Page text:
Colleges and companies that make their campuses smoke-free spur about 10 percent of smokers to quit, studies show. The other 90 percent? They’re still doing whatever it takes to get to the nearest smoking area, like at the MetroCenter business park in Nashville, where smokers from one company have worn a brown path into the grass to light their Hilton cigarettes on a street median as cars pass in both directions.
“Those poor souls,” smoker Georgie Pett-Powell said Wednesday as she looked on from her smoking area, arranged by a neighboring company, beneath a tree at the edge of a small pond.
While smokers in the median endure the sun above and goose droppings below, Pett-Powell tosses stale bread to ducks and turtles. “We don’t mind coming out here,” she said, pointing to the shade.
Full-blown smoking bans, like those in place at most local hospitals and going into effect this year at three area universities, mean longer walks, shorter breaks and clipped conversations for smokers. Those who cross streets, including hospital patients in wheelchairs at Centennial Medical Center, contend with traffic.
But by this point, after all the health warnings, tax increases and rule changes, many of these smokers have given up on giving up the habit. Tennessee has one of the 10 highest smoking rates in the nation, with about 23 percent of adults regularly lighting up, compared to 18 percent nationwide, according to a Centers for Disease Control and Prevention report. The state also has high rates for teen smoking and workplace exposure.
‘Very hard to quit’
Calls to the state’s free QuitLine, , have fallen three years in a row.
“It’s very hard to quit,” said Tonya Hobbs, who walked four minutes across Centennial Medical Center to take a smoke break Wednesday along Patterson Street. “The gum makes me sick.”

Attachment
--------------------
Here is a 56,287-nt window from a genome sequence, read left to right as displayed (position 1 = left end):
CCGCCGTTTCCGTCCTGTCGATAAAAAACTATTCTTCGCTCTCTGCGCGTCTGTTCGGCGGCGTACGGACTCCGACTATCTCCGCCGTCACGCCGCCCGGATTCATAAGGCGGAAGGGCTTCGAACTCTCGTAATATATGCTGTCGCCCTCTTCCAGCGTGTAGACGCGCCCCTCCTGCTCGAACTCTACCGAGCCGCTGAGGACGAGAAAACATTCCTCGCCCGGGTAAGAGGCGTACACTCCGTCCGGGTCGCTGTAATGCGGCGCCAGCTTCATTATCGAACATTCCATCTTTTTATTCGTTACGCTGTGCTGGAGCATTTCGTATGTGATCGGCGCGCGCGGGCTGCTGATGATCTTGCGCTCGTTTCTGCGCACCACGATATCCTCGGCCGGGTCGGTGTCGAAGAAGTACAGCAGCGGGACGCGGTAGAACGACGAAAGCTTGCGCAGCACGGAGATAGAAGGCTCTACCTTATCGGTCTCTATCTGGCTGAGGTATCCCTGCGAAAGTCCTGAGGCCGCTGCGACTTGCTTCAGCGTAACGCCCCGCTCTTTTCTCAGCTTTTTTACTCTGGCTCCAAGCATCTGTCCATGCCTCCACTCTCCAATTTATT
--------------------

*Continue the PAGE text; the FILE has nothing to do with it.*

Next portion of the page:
A steady stream of employees, patients and relatives made their way to the Patterson Street sidewalk, where they complained of a lack of shade, seating and trash cans.
When it rains, “we still come out — we’re shivering,” said nurse Julie Inman.
As for benches, she has little hope.
“They’re not going to do that for us smokers,” she said. “We’re like the black sheep of the hospital.”
But the smoke-free facility has helped Inman and friend Sara McCullough cut back, they said. They know co-workers who quit.
Campuses go smoke-free
At least three local universities enacted smoke-free campus rules for this school year, joining at least 700 nationwide. Middle Tennessee State University in Murfreesboro and Austin Peay State University in Clarksville are going smoke-free but will allow students and staff to light up inside vehicles. At Belmont University in Nashville, even vehicles are now off-limits for smoking under a new rule.
Lisa Schrader, director of health promotion at MTSU, said the new policy does not have a specified punishment, because it is not meant to be punitive.
“The hope is this becomes a cultural change over the next three or four years,” she said, comparing the rule to behavioral changes over the years regarding littering and seat belt use.
MTSU and Belmont will provide discounted smoking cessation gums, lozenges and patches this year. Schrader also expects an increased interest in quitting programs.
“Already, two people made the comment they had always sort of thought about quitting,” she said.
MTSU will conduct a smoking survey in the spring.
Barbara Forbes, director of the Institute for Smoking Cessation and Prevention at Vanderbilt’s Dayani Center, said the MTSU plan takes the right approach.
“When you put a ban on, you don’t want it to be a Big Brother approach,” she said.
Smoking recidivism is high, she said, so organizations need services in place to assist those who try to quit when bans are put in place.
At Vanderbilt University Medical Center, all smokers are directed to a walled-off walkway with benches along 21st Avenue. Smokers previously stood on the sidewalk.
“It looked like people waiting for a parade,” Forbes said. “Now you can’t see the heads of people smoking. You just see these funnels of smoke that kind of rise up.”
Despite the hostility that Forbes has occasionally heard from smokers, she said the rules try to be considerate to the workers and patients caught in stressful situations.
Many smokers in the designated area said they appreciate having benches and disposal bins.
“Sometimes you need a breath of … I won’t say fresh air, but of different air,” said Diana Thorn of Kentucky, who was visiting a patient. “It’s better than some places that say ‘no smoking whatsoever.’ ”
Linda Hicks, also visiting a patient, said it took her about 30 minutes round-trip to get in a smoke break.
A positive, she said, was meeting considerate people.
“Everybody wishes you well,” she said.
Forbes sees some dedicated efforts to smoke just by looking out her office window. She said she sees parents wheeling children in red wagons from the hospital to a nearby SunTrust Bank to take a smoke break.
“That pains me,” she said. “That shows that this is a chronic addiction.”